There are lots of opportunities for students starting out in the facility industry, but I tell them you have to be willing to work hard. There’s just no shortcut in this profession. You’re not nine-to-five, and you’re not Monday-to-Friday, and so I try to give them the realities of the job. If they want to get married and have kids and have a family, you can do this in this profession and I talk to them about that, too. You’ll just have a very different lifestyle than a traditional job.

Also, I’m fascinated by multi-generational leadership. Just on my staff alone, I have people who are in their 60s and I have people who are 22, and I have age spans in between that. Managing across these multiple generations is very fascinating to me.

We’re very harmonious here in our group, but I think there are things that older folks can learn from the Millennials, and I try to tell the Millennials, “The thing you can’t Google is experience. You have to go through hosting back-to-back Madonna shows, no AC in August, to understand how to do that. You can’t Google that, figure it out, and suddenly become an expert.”

Then conversely with the veterans and the Baby Boomers, I say, “Hey, these Millennials can really show you how to be more efficient when you’re doing research.” We can learn from each other, and I think for students and people coming into the workforce, it’s kind of respecting your elders but also working with them and trying to learn from them and finding balance.

FM: What does being an IAVM member mean to you?

Kim: Being an IAVM member means that you’re part of a fraternity and sorority of some of the best minds in the facility industry. More importantly, this network of people is helpful and collaborative. So somebody like me who didn’t grow up through the facility industry and kind of came about being general manager through a very different path, I have found all of my counterparts to be wonderful and open and kind. When I had a question, I could call them and they graciously helped me and have always embraced me. I just can’t say that enough and I know that’s so basic, but you don’t always find that. People can be competitive and not return your phone calls, but you never see that in the facility industry.

FM: What are you reading right now?

Kim: It’s a book called Rework. It’s very much a Millennial book. It talks about exactly why you are doing this and how to redesign and redo things, which I think, again, speaks to what I mentioned before. I always like to try and think of things in different ways. So Rework is one.

Another one is called Mindset by Carol Dweck about her theory that people have two types of mindsets: you have a growth mindset and you have a fixed mindset. The book explains how having one or the other in various things that you might do in life—whether it’s how you look at business, how you look at your relationships, how you lead people—reacts in different situations. It clearly makes the case for the growth mindset and why it’s important to learn and continue to grow throughout your life and what it can mean and bring to you versus a fixed mindset.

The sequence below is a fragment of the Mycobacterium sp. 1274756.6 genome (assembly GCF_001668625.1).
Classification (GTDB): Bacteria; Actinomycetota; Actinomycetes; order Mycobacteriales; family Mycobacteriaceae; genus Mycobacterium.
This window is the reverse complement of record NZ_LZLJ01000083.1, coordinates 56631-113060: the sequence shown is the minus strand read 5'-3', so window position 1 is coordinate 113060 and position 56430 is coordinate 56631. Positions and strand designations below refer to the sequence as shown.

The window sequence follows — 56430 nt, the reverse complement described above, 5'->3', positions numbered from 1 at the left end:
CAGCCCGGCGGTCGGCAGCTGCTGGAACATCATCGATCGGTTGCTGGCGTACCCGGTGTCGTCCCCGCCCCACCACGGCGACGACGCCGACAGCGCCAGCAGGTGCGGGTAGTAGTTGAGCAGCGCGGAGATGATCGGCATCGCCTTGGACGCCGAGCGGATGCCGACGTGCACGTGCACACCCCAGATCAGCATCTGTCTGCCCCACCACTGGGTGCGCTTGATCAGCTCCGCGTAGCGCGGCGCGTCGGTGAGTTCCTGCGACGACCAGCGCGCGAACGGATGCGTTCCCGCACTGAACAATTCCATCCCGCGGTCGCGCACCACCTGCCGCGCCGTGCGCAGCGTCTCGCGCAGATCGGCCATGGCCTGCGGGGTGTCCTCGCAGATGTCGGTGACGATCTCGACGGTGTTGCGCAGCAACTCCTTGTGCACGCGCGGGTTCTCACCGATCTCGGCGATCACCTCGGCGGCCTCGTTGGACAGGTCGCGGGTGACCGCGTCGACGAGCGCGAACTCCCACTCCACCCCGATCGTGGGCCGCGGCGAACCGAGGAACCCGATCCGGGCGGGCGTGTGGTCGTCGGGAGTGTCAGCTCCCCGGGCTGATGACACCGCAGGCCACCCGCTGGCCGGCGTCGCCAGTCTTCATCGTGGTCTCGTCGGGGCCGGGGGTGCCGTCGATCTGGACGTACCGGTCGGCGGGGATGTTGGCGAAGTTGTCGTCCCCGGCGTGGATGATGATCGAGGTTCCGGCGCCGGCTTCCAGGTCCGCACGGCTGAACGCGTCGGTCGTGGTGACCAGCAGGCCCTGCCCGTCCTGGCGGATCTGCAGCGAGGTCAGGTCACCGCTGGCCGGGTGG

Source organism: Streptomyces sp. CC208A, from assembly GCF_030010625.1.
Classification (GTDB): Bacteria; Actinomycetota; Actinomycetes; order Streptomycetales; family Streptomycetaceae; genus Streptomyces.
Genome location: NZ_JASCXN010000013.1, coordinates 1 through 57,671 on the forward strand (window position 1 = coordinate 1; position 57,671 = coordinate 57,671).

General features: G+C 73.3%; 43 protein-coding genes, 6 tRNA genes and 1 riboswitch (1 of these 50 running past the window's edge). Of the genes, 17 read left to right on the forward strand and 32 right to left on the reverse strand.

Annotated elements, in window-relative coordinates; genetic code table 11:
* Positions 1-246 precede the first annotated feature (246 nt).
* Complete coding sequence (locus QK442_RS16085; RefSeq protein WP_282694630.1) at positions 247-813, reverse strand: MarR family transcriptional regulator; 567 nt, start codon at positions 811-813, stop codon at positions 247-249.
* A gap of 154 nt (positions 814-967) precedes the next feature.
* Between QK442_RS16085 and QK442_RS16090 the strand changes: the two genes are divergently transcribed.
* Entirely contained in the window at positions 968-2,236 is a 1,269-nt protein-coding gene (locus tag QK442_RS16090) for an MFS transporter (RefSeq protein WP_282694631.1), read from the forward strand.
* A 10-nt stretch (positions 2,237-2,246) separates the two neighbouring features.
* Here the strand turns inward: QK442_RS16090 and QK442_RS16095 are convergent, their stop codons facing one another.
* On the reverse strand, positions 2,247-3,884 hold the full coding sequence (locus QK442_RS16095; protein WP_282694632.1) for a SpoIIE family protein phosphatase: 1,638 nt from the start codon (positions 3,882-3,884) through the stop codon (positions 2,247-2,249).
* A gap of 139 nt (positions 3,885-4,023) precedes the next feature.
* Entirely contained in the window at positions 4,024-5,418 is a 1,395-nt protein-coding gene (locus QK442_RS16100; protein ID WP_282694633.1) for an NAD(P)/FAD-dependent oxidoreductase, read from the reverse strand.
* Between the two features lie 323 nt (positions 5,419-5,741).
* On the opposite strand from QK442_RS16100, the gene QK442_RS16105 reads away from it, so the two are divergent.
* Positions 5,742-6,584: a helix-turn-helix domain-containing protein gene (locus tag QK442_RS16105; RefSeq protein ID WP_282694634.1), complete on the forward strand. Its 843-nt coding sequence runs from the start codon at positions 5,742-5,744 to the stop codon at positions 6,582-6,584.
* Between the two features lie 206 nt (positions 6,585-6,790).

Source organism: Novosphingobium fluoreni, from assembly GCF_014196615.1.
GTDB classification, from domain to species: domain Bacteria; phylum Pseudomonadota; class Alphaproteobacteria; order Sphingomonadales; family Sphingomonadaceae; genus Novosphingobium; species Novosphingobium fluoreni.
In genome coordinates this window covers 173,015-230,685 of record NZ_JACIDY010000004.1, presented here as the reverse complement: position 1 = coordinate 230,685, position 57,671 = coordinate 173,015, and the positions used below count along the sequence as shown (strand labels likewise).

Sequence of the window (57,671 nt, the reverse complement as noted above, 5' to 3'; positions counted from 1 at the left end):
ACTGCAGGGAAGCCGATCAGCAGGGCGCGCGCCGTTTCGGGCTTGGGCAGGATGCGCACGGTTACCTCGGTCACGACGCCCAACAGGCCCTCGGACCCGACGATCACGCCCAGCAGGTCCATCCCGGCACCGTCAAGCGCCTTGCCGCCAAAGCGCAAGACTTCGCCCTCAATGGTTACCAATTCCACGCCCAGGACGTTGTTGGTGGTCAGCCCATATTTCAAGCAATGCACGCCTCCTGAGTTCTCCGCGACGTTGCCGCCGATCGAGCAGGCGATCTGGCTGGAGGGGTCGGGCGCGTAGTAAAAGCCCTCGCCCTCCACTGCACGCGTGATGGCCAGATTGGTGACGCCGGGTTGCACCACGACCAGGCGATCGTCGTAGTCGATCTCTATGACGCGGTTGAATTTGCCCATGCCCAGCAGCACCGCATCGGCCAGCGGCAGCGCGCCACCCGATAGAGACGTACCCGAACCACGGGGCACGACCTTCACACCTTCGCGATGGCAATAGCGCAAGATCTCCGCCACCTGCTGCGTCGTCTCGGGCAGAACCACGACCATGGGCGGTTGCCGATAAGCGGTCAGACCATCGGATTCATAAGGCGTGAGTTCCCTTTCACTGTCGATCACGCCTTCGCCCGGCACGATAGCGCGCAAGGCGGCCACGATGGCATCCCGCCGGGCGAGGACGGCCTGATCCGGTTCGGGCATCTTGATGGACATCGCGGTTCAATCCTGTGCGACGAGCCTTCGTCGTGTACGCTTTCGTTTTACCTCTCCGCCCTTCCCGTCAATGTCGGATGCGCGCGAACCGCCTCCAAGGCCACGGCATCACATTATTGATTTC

My undergraduate degree was in journalism and public relations, so I was raised on newspapers. My preferred thing to do is sit down and read a newspaper or a magazine. I don’t read fiction; instead, I’ll sit down and read a magazine. That’s my idea of fun reading. Books for me are always more business based or self-improvement based. My fun comes from flipping through a magazine and reading articles about real simple habits.

FM: This leads me to the final question. My guess would be a magazine editor–would that be another job you’d have if you weren’t in the industry you are in?

Kim: Sure. Yes, but the real or the first answer to that would be that I would like to be an entrepreneur. That would be my dream job. I know that my strengths are taking business and elevating it to the next level, and that’s what I really love to do. When I got my MBA, they had an entrepreneurial business plan competition, and I got third in that competition. I was pretty proud of myself. I don’t envision myself being an entrepreneur, so that sparked me: “I wonder if I could really make it as an entrepreneur.” Maybe in my next life.

It’s either be an entrepreneur or be a real estate mogul. Down here in Miami, this real estate market is rather dynamic, first the boom and the bust, so I think one of those two would be my ideal. FM